Personally, I think that Cambodian women should improve their debating skills because of one important aspect, which is to make a point. Women should have the ability to speak about what they want and being submissive to other people limits their ability. Women need to know why they are right and wrong, and debating trains them to think critically and to speak effectively to other people. Debate does not only involve speaking skills; it also includes rhetoric, persuasion, research and teamwork. I used to be told as a young girl that I should not talk too loud or too much as it violated the code of the “good girl.” I hated that and debate is a platform that gives me the spotlight to show my abilities and knowledge regardless of my gender. I wish that many girls and women would get a chance to express themselves as well.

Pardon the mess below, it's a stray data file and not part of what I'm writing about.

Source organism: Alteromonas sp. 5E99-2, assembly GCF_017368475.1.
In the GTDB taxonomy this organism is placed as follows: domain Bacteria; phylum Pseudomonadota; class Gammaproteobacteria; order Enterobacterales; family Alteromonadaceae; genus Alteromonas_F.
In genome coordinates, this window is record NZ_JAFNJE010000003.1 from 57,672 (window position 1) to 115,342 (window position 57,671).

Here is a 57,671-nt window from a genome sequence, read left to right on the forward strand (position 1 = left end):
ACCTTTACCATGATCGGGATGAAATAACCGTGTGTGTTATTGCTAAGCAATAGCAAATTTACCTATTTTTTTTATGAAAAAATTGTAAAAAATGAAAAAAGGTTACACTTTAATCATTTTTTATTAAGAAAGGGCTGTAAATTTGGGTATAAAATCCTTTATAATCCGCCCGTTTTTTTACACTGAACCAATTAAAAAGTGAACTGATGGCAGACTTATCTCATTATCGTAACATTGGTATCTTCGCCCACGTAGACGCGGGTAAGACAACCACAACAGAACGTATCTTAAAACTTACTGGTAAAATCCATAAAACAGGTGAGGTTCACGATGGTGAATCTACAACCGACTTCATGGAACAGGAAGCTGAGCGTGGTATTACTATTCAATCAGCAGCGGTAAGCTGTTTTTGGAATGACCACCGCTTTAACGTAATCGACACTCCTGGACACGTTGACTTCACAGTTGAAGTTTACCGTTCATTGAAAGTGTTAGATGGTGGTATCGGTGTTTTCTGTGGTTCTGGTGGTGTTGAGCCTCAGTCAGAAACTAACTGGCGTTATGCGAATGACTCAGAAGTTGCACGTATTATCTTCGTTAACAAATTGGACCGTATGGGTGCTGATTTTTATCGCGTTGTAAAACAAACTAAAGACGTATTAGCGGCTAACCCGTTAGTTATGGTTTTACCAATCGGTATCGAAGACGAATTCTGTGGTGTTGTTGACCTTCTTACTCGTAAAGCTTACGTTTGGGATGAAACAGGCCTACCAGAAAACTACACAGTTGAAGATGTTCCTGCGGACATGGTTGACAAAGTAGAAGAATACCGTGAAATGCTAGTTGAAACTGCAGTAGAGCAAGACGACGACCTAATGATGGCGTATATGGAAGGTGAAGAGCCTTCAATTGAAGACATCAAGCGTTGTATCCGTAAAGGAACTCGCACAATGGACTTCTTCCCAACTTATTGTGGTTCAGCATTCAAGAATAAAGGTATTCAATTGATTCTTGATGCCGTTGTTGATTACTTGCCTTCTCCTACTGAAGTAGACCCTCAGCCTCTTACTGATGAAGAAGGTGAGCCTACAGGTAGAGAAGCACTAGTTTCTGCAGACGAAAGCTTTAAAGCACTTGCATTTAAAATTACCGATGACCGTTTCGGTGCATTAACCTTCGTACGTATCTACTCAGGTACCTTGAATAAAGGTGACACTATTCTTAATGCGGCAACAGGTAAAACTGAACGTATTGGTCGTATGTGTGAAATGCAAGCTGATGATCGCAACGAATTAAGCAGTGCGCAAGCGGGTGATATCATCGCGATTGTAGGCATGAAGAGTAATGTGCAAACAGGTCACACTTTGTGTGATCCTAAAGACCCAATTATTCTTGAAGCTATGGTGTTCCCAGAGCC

Chea Sameang: Do you have any final words to encourage young women to build their debate skills or get more involved in debates?

Cheng Ousa: Of course, I have so many things to mention to everyone and especially to all the women out there. If I can do it, you can do it as well. I started debating when I was studying for two majors at university. I must say it was hard and exhausting, but it was so enriching. I learned a lot and have had fun along the way. There is nothing more painful than having your voice silenced by other people. The world is indeed a scary place, so first learn to protect yourself and your ideas. Do not be submissive to others just because of societal norms. Debate teaches you to be open-minded and strong, not arrogant. Debating involves both argumentation, which is a reason, and rebuttal, which is a way to undermine the opposite side. These are the skills we need that we can use not only to make our stance, but also to undermine those who want to challenge us. I can be a passive-aggressive speaker or a calm speaker depending on the motion. I can be the first speaker or the third speaker depending on the team dynamic. 

The interview was submitted to Cambodianess by Chea Sameang who is a graduate student majoring in International Relations at the Paññāsāstra University of Cambodia. He also has great interest in journalism.